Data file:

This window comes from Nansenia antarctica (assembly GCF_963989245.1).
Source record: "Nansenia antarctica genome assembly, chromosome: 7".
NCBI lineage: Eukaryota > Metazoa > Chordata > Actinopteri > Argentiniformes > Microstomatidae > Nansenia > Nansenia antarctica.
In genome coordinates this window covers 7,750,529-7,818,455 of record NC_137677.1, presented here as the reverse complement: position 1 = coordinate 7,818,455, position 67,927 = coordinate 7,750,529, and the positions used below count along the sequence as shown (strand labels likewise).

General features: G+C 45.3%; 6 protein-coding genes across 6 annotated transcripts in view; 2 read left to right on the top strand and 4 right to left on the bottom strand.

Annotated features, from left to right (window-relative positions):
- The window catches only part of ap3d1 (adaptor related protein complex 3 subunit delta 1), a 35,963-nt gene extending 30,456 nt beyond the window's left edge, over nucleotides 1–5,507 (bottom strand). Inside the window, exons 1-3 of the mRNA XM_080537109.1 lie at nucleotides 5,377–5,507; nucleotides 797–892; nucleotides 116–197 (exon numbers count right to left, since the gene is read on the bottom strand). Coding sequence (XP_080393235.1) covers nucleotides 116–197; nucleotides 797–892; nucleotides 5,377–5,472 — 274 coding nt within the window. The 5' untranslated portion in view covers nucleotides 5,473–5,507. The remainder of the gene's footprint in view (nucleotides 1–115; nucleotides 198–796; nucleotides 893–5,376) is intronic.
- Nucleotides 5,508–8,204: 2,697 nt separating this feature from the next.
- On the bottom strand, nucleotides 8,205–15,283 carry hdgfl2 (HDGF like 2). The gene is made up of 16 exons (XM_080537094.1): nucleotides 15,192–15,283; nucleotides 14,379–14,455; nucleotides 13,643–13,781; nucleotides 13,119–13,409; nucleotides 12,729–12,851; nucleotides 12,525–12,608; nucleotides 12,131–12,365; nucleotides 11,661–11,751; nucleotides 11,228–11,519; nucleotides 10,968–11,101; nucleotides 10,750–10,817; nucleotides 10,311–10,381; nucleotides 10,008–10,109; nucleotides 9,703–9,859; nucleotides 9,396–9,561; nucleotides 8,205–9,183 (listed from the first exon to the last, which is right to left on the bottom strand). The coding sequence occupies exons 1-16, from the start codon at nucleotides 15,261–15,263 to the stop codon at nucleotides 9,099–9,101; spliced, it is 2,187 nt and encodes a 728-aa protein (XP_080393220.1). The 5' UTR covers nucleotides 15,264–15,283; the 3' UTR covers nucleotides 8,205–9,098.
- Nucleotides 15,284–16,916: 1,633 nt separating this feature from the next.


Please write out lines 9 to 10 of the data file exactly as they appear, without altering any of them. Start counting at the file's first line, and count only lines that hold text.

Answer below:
- On the bottom strand, nucleotides 8,205–15,283 carry hdgfl2 (HDGF like 2). The gene is made up of 16 exons (XM_080537094.1): nucleotides 15,192–15,283; nucleotides 14,379–14,455; nucleotides 13,643–13,781; nucleotides 13,119–13,409; nucleotides 12,729–12,851; nucleotides 12,525–12,608; nucleotides 12,131–12,365; nucleotides 11,661–11,751; nucleotides 11,228–11,519; nucleotides 10,968–11,101; nucleotides 10,750–10,817; nucleotides 10,311–10,381; nucleotides 10,008–10,109; nucleotides 9,703–9,859; nucleotides 9,396–9,561; nucleotides 8,205–9,183 (listed from the first exon to the last, which is right to left on the bottom strand). The coding sequence occupies exons 1-16, from the start codon at nucleotides 15,261–15,263 to the stop codon at nucleotides 9,099–9,101; spliced, it is 2,187 nt and encodes a 728-aa protein (XP_080393220.1). The 5' UTR covers nucleotides 15,264–15,283; the 3' UTR covers nucleotides 8,205–9,098.
- Nucleotides 15,284–16,916: 1,633 nt separating this feature from the next.